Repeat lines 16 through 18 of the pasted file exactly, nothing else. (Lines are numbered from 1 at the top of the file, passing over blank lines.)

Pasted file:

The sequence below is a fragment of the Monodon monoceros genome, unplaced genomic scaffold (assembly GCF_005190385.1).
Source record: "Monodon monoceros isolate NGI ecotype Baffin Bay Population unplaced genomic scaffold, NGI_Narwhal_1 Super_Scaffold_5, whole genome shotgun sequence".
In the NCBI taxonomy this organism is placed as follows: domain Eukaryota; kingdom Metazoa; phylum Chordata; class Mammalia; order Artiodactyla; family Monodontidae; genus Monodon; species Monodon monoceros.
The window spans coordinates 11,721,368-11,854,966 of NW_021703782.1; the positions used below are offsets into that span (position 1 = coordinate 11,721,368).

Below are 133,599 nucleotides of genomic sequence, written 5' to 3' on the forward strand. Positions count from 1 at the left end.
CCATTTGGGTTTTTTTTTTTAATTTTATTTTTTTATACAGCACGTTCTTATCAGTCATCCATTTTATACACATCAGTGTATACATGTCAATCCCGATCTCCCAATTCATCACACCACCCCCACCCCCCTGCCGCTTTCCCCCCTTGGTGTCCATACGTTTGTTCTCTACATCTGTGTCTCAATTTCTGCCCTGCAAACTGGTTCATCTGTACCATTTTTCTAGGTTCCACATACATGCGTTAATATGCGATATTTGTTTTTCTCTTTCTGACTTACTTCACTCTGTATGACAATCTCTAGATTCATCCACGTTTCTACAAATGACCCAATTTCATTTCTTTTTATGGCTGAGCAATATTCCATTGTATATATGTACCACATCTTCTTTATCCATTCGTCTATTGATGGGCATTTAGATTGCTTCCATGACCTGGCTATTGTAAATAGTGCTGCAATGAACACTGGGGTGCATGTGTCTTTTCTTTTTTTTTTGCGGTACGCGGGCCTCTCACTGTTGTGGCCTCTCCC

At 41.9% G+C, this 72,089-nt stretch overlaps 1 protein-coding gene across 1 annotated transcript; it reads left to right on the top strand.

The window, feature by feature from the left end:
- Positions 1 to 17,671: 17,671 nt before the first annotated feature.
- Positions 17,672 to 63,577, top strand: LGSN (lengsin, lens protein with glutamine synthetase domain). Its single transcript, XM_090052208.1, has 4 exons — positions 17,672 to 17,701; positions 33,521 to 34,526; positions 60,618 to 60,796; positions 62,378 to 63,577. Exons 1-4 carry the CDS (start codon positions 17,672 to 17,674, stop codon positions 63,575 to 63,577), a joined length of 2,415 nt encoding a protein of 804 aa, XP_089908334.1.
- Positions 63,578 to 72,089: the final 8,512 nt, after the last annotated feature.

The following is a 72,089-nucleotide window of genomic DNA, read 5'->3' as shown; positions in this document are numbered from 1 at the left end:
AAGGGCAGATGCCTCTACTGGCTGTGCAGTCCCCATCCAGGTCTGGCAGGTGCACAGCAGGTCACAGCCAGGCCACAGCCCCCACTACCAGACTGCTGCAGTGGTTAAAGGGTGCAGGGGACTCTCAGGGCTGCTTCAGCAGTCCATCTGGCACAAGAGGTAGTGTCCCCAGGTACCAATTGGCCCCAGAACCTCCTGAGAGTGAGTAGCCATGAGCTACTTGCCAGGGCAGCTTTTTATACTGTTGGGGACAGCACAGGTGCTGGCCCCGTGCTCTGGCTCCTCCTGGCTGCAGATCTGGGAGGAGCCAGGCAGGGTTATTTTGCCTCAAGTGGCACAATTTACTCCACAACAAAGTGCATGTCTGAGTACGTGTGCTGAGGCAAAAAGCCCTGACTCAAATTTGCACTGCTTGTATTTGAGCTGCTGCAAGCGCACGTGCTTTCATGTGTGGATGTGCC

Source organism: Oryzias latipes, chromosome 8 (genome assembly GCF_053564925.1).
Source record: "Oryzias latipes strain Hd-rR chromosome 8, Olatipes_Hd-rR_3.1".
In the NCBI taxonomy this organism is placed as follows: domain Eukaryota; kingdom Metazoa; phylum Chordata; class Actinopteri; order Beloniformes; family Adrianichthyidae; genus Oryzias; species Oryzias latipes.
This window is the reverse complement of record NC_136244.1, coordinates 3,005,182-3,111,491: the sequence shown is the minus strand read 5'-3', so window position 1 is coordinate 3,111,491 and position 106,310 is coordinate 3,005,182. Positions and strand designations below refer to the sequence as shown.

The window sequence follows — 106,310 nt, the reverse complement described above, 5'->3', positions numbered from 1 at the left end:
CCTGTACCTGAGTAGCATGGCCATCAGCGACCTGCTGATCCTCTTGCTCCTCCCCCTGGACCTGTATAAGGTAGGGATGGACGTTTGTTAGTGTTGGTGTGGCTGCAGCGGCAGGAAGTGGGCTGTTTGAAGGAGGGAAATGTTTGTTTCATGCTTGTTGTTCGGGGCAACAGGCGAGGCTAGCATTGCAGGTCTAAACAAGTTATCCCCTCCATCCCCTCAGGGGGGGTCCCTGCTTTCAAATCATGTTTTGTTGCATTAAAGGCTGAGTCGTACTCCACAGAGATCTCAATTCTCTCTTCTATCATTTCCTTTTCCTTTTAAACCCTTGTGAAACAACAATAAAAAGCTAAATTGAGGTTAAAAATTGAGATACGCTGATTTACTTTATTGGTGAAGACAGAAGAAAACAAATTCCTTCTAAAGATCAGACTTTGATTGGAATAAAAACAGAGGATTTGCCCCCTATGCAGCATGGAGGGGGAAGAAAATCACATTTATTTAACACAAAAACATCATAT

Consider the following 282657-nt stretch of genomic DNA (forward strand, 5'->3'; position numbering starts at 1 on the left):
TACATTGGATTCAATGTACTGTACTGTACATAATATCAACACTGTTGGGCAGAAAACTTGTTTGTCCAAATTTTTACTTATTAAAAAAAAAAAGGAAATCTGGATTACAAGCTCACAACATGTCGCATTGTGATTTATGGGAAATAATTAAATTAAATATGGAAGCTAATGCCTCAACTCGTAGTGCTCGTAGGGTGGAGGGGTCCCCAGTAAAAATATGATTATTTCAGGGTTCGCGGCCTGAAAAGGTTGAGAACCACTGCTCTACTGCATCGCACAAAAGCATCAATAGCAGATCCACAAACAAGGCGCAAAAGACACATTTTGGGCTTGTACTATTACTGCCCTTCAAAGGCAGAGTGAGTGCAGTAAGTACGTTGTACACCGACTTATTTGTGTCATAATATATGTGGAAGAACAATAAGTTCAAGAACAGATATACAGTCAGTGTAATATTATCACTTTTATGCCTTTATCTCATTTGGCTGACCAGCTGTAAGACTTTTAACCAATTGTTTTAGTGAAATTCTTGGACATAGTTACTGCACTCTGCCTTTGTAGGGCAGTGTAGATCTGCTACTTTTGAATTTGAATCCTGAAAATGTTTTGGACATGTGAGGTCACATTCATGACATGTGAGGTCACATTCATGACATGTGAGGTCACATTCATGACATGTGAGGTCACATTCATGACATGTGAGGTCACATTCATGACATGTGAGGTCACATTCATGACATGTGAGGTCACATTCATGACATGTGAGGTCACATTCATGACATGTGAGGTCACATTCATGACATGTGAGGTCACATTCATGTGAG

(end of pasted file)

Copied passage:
In the NCBI taxonomy this organism is placed as follows: domain Eukaryota; kingdom Metazoa; phylum Chordata; class Actinopteri; order Beloniformes; family Adrianichthyidae; genus Oryzias; species Oryzias latipes.
This window is the reverse complement of record NC_136244.1, coordinates 3,005,182-3,111,491: the sequence shown is the minus strand read 5'-3', so window position 1 is coordinate 3,111,491 and position 106,310 is coordinate 3,005,182. Positions and strand designations below refer to the sequence as shown.

The window sequence follows — 106,310 nt, the reverse complement described above, 5'->3', positions numbered from 1 at the left end: